“Samuel Kingdon, ironmonger, having established a warehouse in Theatre Lane [now Waterbeer Street] to sell copper, begs leave to acquaint the public that he hath an assortment of every kind of it, which he sells on the same terms as the warehouse in London and Bristol and that he takes in exchange all sorts of old metals for which the utmost will be allowed either in exchange or in money.
He keeps as usual at his house adjoining in Fore Street an extensive assortment of all kinds of ironmongery, braziery, cutlery and tin goods. He also manufactures all kinds of grates, some of which are constructed as to render them an effectual cure for smokey chimneys.”
It seems likely that by this time the premises had been allotted a number. An Act of Parliament passed in 1767 decreed that all London street doors should be numbered for the growing system of post delivery. Soon afterwards the painted number and letter-delivery slit appeared in the provinces, on townspeople's doors, so it might well be assumed that the house of the Golden Hammer then became 190, High Street.
At this time, too, the Hammer must have been in some way incorporated into the face of the building, for the danger from insecure swinging signs had called forth an Act concerning them. All shop signs were directed to be arranged flat against the shop front, and this gave rise to the large name-board over the shop. In later times the law fell into disuse, and the swinging Hammer reappeared.
A curious relic of this period is a type of coin circulated in the city by the Kingdon family. This is the ‘Exeter Halfpenny’, issued in 1792. One side shows the Exeter arms, and the other a portrait of Bishop Blaize, the patron saint of the woollen trade, with the words “Success to the Woollen Manufactory”. Around the edge of the coin, in place of milling, are cut the words “Payable at the warehouse of Samuel Kingdon.”
One of the Kingdon family was in the wool trade at the time, and as these coins were apparently made by the firm, it is possible that Sam Kingdon had an interest in his relative's trade. An alternative reason is that Samuel issued the coins for trading purposes, and that the reference to wool was a reminder of the city's principal trade.
Ironmongers at the end of the 18th century found their trade greatly extended by the advances made in ironworking, especially in cast work. Coke was now commonly employed by ironfounders, and William Wilkinson's cupola remelting furnace produced cast iron of high quality. Repetition work for gates and railings of light and ornamental design was made possible by the hot, really fluid metal available. The invention of the cooking range in 1780 created another branch of the domestic ironwork trade. Tool steel was improved by Mushet's process of 1798, though production was limited.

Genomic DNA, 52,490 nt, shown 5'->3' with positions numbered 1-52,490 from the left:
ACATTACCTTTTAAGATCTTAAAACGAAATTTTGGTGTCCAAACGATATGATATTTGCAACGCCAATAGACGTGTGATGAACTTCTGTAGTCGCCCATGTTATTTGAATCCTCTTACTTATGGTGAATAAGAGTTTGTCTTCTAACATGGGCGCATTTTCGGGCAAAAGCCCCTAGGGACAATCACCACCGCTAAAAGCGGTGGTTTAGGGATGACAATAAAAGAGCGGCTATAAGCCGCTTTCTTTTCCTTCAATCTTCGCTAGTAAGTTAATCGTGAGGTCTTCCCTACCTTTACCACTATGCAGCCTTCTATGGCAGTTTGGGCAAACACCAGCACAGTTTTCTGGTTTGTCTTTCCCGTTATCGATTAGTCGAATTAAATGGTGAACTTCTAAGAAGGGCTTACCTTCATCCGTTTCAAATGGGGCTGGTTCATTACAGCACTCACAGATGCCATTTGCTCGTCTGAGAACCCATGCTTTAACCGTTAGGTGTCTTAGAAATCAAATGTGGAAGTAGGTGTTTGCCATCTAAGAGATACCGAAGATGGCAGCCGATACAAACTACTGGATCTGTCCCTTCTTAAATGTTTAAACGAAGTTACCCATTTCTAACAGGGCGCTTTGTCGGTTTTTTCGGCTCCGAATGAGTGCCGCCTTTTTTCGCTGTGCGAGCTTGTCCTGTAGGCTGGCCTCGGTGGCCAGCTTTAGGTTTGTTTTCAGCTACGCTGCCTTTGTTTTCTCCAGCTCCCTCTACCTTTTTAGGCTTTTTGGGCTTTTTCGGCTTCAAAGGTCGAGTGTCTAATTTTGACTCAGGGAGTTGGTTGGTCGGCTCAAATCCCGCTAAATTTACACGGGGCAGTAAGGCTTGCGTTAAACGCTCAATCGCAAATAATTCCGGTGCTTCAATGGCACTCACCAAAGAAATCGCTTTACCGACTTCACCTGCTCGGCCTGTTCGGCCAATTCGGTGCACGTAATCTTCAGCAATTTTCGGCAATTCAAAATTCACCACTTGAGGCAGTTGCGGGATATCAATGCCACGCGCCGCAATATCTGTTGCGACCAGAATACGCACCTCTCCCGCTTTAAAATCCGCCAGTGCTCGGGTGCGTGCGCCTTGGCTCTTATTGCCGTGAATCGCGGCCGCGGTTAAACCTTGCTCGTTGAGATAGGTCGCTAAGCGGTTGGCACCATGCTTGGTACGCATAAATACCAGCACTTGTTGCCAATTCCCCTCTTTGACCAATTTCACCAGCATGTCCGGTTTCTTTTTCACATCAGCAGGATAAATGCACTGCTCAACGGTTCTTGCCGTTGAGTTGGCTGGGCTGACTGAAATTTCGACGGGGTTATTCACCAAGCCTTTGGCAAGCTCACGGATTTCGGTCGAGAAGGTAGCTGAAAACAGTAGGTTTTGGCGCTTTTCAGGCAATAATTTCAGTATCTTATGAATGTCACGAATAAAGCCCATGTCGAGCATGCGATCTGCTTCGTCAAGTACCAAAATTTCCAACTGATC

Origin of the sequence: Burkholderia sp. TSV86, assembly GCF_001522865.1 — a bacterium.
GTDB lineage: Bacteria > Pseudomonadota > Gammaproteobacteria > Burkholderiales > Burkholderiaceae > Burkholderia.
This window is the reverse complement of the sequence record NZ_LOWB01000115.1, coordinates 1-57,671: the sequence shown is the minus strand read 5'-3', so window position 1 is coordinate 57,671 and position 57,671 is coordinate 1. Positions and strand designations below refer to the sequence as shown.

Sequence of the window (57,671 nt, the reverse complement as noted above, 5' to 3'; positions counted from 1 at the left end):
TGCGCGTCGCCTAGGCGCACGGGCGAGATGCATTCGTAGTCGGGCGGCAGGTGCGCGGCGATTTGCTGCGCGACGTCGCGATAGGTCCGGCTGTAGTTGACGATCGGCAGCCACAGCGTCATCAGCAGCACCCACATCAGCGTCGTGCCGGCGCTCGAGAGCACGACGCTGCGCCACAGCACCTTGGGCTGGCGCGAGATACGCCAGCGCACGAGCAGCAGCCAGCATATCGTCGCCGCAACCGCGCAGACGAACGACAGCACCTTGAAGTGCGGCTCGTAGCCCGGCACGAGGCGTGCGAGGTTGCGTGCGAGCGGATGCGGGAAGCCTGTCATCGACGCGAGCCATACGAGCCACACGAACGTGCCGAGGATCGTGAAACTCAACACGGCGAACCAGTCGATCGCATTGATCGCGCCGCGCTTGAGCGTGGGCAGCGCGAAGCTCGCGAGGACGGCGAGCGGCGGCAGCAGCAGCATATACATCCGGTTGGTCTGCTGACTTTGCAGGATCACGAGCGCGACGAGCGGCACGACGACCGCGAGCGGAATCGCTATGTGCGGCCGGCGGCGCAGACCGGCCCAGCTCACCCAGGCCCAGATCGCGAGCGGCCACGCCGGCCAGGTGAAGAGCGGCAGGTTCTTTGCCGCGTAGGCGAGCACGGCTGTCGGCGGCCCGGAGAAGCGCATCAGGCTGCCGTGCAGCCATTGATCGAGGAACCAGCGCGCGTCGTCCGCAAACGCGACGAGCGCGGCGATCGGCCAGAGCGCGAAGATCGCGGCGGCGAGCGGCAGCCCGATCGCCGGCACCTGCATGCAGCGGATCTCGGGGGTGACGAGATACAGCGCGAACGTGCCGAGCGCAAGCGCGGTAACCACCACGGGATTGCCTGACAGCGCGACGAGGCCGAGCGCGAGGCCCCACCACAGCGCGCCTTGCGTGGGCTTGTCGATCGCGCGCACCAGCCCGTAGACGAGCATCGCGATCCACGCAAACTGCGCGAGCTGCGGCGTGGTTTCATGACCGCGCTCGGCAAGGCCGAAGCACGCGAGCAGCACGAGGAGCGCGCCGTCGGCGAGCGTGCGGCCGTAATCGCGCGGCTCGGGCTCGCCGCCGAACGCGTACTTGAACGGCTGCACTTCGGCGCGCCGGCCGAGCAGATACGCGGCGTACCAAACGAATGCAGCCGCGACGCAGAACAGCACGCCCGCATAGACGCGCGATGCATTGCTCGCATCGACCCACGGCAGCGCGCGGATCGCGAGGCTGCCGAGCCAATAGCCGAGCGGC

Amid this upsurge of progress Samuel Kingdon died, on November 1st, 1797, and the Flying Post published his obituary:–
“On Tuesday morning died after a tedious illness supported with the patience of a Christian, Mr. Samuel Kingdon, of this City, ironmonger. He had arrived at eminence in his profession by an unremitting and vigorous exertion of his abilities which he possessed in a great degree and conducted an extensive business through a long period with honour and integrity. In his death society at large has lost a useful and active member, the industrious artist a human and benevolent patron. His family and friends will long lament his loss, to whom in each relation he was sincerely attached, for it ever contributed to his happiness in being instrumental to theirs.”
During his twenty-nine years under the Golden Hammer, Kingdon had well maintained the traditions of the firm, in his progressive outlook and his personal services to society. His successors now looked to the new century for opportunities to emulate him.